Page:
Cats and essential oil safety

myrtle copy


I recently helped Vicki Rae Thorne with an article about cats and essential oil safety. You can find the article here, and it appears in the July 2011 edition of Animal Wellness Magazine. Vicki canvassed many opinions, and it’s an excellent piece, though I will say that I am not quite as concerned as it might appear. It’s true that cats are missing an enzyme (glucuronyl transferase) that humans do possess, and which is important in the metabolism of many essential oil constituents. Therefore, there is a theoretical risk of increased toxicity to cats.

Menthol, for example, is primarily metabolized (in humans and rodents) through glucuronidation, and toxicity testing shows that menthol is 3-4 times more toxic to a cat than a rat (Opdyke 1976). We don’t know for sure that the greater toxicity to felines is because of the missing enzyme, but it’s very likely. But, while 3-4 times is a significant difference, it’s not a massive one. I certainly don’t advocate dousing your cat in large quantities of neat essential oils – ever. And cats are quite susceptible to toxicity from nutmeg oil and tea tree oil. But, a small amount of any essential oil, and a moderate amount of most, will not harm your cat.

In 1995 a Japanese film crew came to my house in Brighton England, to film me and my cat Myrtle. It was for a Japanese tv show about famous people and their cats, but the focus was clearly on Myrtle, not me. And, I guess you did not have to be an A-list celeb to be classed as “famous” (though aromatherapy is more popular in Japan than in the US, and with my father-figure status…I’m just saying…)

The shoot with Myrtle was difficult. She was not a very social creature even with her family. At one point she hid under a bed, and my two (then little) girls decided to jump up and down on the bed, to “encourage” her to come out. The film crew’s focus went down to floor level in order to film Myrtle steadfastly staying where she was, with the mattress bouncing up and down on her head. This went on for some time.

Somehow Myrtle survived a further 13 years and when she passed away she was replaced by Ziggy. Ziggy is a Maine Coon, a breed of cat ideally suited to cold climates. Maine Coons have long hair, even between their toes, and long, bushy tails. So, not exactly perfect for Southern California weather, but when we got him as a kitten he didn’t look especially hairy! I have never used essential oils on Ziggy, because I have never had a reason to. I did use tea tree oil on Myrtle once, when she had an infected puncture wound. I squeezed out the pus, and dripped one drop of tea tree oil into the hole. I repeated this treatment over next two days, and she healed up fine after that.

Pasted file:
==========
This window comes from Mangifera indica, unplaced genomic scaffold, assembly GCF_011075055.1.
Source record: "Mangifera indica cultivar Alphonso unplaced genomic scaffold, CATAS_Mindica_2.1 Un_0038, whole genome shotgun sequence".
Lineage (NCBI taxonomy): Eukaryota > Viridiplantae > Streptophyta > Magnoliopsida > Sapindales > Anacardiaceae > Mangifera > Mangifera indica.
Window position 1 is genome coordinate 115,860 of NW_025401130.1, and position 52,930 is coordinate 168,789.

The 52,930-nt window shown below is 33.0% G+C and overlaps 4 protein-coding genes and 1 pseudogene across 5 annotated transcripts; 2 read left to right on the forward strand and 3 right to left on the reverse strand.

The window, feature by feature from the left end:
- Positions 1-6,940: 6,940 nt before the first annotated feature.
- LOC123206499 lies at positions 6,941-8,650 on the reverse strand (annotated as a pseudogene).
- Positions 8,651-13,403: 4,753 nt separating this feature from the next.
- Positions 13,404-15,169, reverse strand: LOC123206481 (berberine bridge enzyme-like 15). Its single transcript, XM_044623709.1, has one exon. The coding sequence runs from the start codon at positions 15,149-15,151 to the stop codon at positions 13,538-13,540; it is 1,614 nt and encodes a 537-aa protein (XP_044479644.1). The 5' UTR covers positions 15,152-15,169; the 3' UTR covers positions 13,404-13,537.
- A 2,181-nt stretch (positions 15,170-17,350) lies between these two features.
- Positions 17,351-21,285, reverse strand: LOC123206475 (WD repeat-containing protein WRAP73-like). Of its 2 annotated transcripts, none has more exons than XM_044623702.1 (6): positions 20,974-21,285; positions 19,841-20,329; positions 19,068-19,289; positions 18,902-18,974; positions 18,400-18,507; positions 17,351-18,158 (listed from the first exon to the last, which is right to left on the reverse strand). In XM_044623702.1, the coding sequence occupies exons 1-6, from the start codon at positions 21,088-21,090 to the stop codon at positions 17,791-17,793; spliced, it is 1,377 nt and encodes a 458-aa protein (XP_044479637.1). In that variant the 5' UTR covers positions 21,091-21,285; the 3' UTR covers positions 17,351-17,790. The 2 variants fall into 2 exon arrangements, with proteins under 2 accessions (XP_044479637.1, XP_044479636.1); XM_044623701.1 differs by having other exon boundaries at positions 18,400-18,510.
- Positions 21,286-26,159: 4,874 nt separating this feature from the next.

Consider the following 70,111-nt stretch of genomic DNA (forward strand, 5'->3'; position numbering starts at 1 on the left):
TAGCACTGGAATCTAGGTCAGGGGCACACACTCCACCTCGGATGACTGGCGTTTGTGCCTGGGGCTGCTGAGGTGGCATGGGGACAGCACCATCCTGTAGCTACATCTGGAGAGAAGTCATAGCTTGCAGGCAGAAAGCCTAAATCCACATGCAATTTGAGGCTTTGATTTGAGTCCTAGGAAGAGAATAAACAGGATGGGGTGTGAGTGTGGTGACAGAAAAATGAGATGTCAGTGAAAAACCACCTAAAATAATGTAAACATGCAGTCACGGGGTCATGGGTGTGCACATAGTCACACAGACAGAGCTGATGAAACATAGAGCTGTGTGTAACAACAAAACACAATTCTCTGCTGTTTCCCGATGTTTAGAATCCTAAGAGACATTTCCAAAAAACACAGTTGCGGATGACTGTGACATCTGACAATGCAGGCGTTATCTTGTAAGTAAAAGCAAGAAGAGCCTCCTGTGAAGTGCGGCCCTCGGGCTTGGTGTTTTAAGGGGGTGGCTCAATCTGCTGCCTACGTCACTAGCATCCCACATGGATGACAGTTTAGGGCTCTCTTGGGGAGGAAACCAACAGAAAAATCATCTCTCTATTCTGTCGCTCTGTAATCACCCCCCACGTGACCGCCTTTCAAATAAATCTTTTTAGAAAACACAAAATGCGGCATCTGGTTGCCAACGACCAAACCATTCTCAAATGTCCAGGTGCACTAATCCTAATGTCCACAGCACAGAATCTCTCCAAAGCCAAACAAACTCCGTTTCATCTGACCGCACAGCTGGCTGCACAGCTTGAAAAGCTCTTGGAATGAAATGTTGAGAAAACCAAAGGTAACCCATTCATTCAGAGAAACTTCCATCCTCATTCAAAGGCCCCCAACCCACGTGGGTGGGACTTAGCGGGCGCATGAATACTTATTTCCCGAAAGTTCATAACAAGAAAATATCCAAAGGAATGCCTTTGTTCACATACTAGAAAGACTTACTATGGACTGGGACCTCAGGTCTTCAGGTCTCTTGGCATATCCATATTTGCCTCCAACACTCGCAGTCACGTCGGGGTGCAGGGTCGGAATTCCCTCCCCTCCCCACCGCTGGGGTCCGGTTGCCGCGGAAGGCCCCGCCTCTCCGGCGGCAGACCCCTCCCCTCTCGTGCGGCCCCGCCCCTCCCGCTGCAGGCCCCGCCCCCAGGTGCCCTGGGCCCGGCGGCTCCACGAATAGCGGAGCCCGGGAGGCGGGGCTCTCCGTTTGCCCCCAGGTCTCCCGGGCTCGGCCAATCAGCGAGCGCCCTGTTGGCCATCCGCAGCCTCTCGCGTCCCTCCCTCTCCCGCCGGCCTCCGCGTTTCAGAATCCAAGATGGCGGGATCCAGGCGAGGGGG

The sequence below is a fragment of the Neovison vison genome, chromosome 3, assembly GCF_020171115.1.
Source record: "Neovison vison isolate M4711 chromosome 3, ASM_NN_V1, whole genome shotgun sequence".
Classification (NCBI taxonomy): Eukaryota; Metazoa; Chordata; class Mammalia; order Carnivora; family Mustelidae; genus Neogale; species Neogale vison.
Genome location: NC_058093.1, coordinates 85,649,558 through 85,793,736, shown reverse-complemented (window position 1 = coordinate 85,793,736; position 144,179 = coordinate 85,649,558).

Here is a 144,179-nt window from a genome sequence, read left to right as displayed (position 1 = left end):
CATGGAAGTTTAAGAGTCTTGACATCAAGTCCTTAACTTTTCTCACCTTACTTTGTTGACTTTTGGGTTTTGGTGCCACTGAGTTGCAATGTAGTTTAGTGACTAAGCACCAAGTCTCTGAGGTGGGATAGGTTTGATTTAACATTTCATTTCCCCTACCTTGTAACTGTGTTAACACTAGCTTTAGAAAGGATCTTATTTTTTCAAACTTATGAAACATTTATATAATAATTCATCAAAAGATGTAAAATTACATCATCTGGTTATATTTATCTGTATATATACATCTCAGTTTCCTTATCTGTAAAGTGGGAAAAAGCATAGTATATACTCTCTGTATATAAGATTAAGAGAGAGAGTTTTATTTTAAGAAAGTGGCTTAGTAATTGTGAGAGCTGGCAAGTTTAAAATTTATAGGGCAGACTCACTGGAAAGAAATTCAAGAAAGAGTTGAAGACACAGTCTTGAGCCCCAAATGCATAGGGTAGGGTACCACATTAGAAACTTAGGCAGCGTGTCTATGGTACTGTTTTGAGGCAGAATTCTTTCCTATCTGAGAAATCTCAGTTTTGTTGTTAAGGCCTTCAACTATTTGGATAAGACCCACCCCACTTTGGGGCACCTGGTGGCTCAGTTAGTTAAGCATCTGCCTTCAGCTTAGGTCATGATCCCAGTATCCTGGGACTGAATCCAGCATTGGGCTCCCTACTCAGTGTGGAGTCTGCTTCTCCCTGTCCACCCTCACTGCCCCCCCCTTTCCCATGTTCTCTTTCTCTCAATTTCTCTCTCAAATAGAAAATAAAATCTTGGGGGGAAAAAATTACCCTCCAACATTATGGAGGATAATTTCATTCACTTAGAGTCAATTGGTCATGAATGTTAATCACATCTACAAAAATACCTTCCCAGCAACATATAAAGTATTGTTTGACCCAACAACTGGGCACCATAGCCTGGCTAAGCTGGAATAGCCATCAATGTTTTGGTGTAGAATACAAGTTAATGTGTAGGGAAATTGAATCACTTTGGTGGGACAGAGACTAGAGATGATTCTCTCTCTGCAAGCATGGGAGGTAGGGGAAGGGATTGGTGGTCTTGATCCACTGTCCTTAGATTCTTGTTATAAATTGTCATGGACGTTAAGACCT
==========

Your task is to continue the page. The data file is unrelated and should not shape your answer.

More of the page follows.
However, an “overdose” of tea tree oil could be lethal to a cat. A total of 60 mL of undiluted tea tree oil was applied to the skin of three cats, as a treatment for severe flea bites (the cats had previously been shaved but there were no nicks) and to prevent further infestation. Later the same day, one cat was hypothermic, uncoordinated and unable to stand; one was comatose with severe hypothermia and dehydration, and one was trembling and unsteady. After intensive treatment two of the cats recovered and one died (Bischoff and Guale 1998).

The outcome is perhaps not surprising considering the very large amount of essential oil used, 20 mL on each cat. Given that a typical cat weighs 3-5 kg, this is equivalent to 4.0 – 6.6 mL/kg, although not all of it would be absorbed. The cat that died had elevated liver enzymes, suggesting hepatotoxicity. Several cases of toxicosis have been reported when tea tree oil was applied dermally to dogs and cats. In most incidents the oil was used to treat skin conditions at inappropriate high doses. The typical signs observed were depression, weakness, incoordination and muscle tremors. Treatment of clinical signs and supportive care has been sufficient to achieve complete recovery within 2-3 days (Villar et al 1994). But perhaps the greatest aromatherapy-related threat to a cat’s health comes from pennyroyal oil. On the NOW Foods website you will find the following:

“Fun fact: Back in the days of yore, pennyroyal was also known as “pudding grass” for its use in a stuffing made of pennyroyal, honey, and pepper that was often used in hog’s pudding. Pennyroyal is a member of the mint family, and exudes a fresh, minty, herbaceous scent. While its scent is actually a bit more powerful than other mints, its therapeutic value is actually not as strong. Pennyroyal was used frequently by Ancients for a variety of ailments, and remains current in the British Herbal Pharmacopoeia, which recommends it for flatulence, intestinal colic, the common cold, delayed menstruation, and gout. However, its primary use in today’s world of aromatherapy is in pet care. Pennyroyal was a favorite of Pliny the Elder in the fight against fleas, and remains a favorite natural enemy of fleas to this day.”

The back label of NOW pennyroyal oil

The back label of NOW pennyroyal oil

Here’s another fun fact – using undiluted pennyroyal oil to treat your cat’s fleas could also kill your cat. We know that pennyroyal oil is toxic to the liver in both rodents and humans. We don’t know about toxicity to cats, but it can’t be any less toxic. Many websites do contain warnings about pennyroyal oil, and using dried, crushed pennyroyal leaves is perfectly safe. However, the fact that you can buy a 1 oz bottle of pennyroyal oil, and that neither it (see left), nor the above (related) website specifically tell you (a) not to use pennyroyal oil undiluted on your pet, nor (b) how much to dilute it for it to be safe, is worrying. (The reference to “aromatherapy” on the label is intriguing – what constitutes “aromatherapy use”? I certainly can’t think of a scenario in which undiluted pennyroyal oil would be safe.)

The rat oral LD50 value for pennyroyal oil is 400 mg/kg (Opdyke 1974) compared to 1,900 mg/kg for tea tree oil (Ford et al 1988) so pennyroyal is approximately 4.75 times more toxic than tea tree. Since 20 mL of dermally applied tea tree oil is lethal to a cat, then the probable equivalent lethal dose of pennyroyal would be 4.2 mL. I have little doubt that, in sufficient concentration, both essential oils will kill fleas, but there has been no published research on essential oils and cat fleas, dog fleas or human fleas. So we really don’t know what would be a toxic concentration to fleas, while being nontoxic to cats. My advice – tea tree oil is fine to use at up to 5% on cats, and pennyroyal at up to 1%. Whether these concentrations would repel or kill fleas I have no idea, but I would suggest not using pennyroyal oil as a pet flea treatment. Sensibly used, most essential oils are safe to use in pet grooming products.